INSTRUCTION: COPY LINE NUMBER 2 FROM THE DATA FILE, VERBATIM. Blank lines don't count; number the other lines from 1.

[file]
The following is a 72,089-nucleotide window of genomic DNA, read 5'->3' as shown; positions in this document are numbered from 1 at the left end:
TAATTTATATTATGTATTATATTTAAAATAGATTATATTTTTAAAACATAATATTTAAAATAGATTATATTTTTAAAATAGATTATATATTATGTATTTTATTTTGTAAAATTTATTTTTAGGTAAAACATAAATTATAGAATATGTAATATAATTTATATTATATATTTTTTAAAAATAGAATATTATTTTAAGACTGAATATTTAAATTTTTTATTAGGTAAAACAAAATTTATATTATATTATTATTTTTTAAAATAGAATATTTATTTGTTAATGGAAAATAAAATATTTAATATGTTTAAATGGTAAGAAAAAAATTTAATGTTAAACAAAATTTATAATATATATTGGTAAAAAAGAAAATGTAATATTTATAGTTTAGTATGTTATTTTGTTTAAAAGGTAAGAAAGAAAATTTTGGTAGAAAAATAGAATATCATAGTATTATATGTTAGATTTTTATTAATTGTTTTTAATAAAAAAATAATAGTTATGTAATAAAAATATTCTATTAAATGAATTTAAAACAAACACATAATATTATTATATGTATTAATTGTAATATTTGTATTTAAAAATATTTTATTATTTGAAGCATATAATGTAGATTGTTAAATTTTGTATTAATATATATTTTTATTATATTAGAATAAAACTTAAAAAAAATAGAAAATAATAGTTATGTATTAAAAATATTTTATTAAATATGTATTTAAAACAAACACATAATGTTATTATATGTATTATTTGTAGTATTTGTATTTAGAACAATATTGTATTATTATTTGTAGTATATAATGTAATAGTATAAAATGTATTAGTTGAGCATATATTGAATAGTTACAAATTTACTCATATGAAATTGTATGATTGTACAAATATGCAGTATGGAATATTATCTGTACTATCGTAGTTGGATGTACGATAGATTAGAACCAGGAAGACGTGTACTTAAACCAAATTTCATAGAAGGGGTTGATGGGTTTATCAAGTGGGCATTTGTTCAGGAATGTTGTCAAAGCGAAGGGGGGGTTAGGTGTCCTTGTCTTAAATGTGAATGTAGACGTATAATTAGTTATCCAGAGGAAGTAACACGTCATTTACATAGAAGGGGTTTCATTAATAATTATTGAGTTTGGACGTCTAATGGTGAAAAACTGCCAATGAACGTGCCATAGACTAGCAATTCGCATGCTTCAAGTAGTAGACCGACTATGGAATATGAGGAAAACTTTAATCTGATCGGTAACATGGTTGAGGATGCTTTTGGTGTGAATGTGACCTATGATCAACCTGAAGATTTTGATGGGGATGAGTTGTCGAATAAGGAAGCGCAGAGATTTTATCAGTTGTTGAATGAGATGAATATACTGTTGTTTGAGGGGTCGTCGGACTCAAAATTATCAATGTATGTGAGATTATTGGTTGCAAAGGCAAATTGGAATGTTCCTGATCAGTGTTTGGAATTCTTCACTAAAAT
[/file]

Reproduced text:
TAATTTATATTATGTATTATATTTAAAATAGATTATATTTTTAAAACATAATATTTAAAATAGATTATATTTTTAAAATAGATTATATATTATGTATTTTATTTTGTAAAATTTATTTTTAGGTAAAACATAAATTATAGAATATGTAATATAATTTATATTATATATTTTTTAAAAATAGAATATTATTTTAAGACTGAATATTTAAATTTTTTATTAGGTAAAACAAAATTTATATTATATTATTATTTTTTAAAATAGAATATTTATTTGTTAATGGAAAATAAAATATTTAATATGTTTAAATGGTAAGAAAAAAATTTAATGTTAAACAAAATTTATAATATATATTGGTAAAAAAGAAAATGTAATATTTATAGTTTAGTATGTTATTTTGTTTAAAAGGTAAGAAAGAAAATTTTGGTAGAAAAATAGAATATCATAGTATTATATGTTAGATTTTTATTAATTGTTTTTAATAAAAAAATAATAGTTATGTAATAAAAATATTCTATTAAATGAATTTAAAACAAACACATAATATTATTATATGTATTAATTGTAATATTTGTATTTAAAAATATTTTATTATTTGAAGCATATAATGTAGATTGTTAAATTTTGTATTAATATATATTTTTATTATATTAGAATAAAACTTAAAAAAAATAGAAAATAATAGTTATGTATTAAAAATATTTTATTAAATATGTATTTAAAACAAACACATAATGTTATTATATGTATTATTTGTAGTATTTGTATTTAGAACAATATTGTATTATTATTTGTAGTATATAATGTAATAGTATAAAATGTATTAGTTGAGCATATATTGAATAGTTACAAATTTACTCATATGAAATTGTATGATTGTACAAATATGCAGTATGGAATATTATCTGTACTATCGTAGTTGGATGTACGATAGATTAGAACCAGGAAGACGTGTACTTAAACCAAATTTCATAGAAGGGGTTGATGGGTTTATCAAGTGGGCATTTGTTCAGGAATGTTGTCAAAGCGAAGGGGGGGTTAGGTGTCCTTGTCTTAAATGTGAATGTAGACGTATAATTAGTTATCCAGAGGAAGTAACACGTCATTTACATAGAAGGGGTTTCATTAATAATTATTGAGTTTGGACGTCTAATGGTGAAAAACTGCCAATGAACGTGCCATAGACTAGCAATTCGCATGCTTCAAGTAGTAGACCGACTATGGAATATGAGGAAAACTTTAATCTGATCGGTAACATGGTTGAGGATGCTTTTGGTGTGAATGTGACCTATGATCAACCTGAAGATTTTGATGGGGATGAGTTGTCGAATAAGGAAGCGCAGAGATTTTATCAGTTGTTGAATGAGATGAATATACTGTTGTTTGAGGGGTCGTCGGACTCAAAATTATCAATGTATGTGAGATTATTGGTTGCAAAGGCAAATTGGAATGTTCCTGATCAGTGTTTGGAATTCTTCACTAAAAT